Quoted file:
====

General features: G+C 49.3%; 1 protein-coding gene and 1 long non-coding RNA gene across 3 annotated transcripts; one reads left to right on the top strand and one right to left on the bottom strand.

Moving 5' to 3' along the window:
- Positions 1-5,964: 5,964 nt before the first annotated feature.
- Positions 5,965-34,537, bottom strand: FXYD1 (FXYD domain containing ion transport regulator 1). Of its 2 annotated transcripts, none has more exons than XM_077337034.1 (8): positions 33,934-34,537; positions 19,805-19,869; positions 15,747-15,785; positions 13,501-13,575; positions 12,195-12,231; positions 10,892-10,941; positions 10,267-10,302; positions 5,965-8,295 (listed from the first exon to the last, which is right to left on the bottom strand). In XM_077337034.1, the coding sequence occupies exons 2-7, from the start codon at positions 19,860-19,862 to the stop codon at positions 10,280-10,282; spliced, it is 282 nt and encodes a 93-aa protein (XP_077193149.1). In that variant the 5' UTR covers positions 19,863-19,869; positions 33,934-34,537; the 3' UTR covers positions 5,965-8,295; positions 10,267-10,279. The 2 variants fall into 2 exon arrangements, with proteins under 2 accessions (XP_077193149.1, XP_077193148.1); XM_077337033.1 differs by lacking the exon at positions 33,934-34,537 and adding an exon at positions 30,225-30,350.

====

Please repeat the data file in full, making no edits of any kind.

General features: G+C 49.3%; 1 protein-coding gene and 1 long non-coding RNA gene across 3 annotated transcripts; one reads left to right on the top strand and one right to left on the bottom strand.

Moving 5' to 3' along the window:
- Positions 1-5,964: 5,964 nt before the first annotated feature.
- Positions 5,965-34,537, bottom strand: FXYD1 (FXYD domain containing ion transport regulator 1). Of its 2 annotated transcripts, none has more exons than XM_077337034.1 (8): positions 33,934-34,537; positions 19,805-19,869; positions 15,747-15,785; positions 13,501-13,575; positions 12,195-12,231; positions 10,892-10,941; positions 10,267-10,302; positions 5,965-8,295 (listed from the first exon to the last, which is right to left on the bottom strand). In XM_077337034.1, the coding sequence occupies exons 2-7, from the start codon at positions 19,860-19,862 to the stop codon at positions 10,280-10,282; spliced, it is 282 nt and encodes a 93-aa protein (XP_077193149.1). In that variant the 5' UTR covers positions 19,863-19,869; positions 33,934-34,537; the 3' UTR covers positions 5,965-8,295; positions 10,267-10,279. The 2 variants fall into 2 exon arrangements, with proteins under 2 accessions (XP_077193149.1, XP_077193148.1); XM_077337033.1 differs by lacking the exon at positions 33,934-34,537 and adding an exon at positions 30,225-30,350.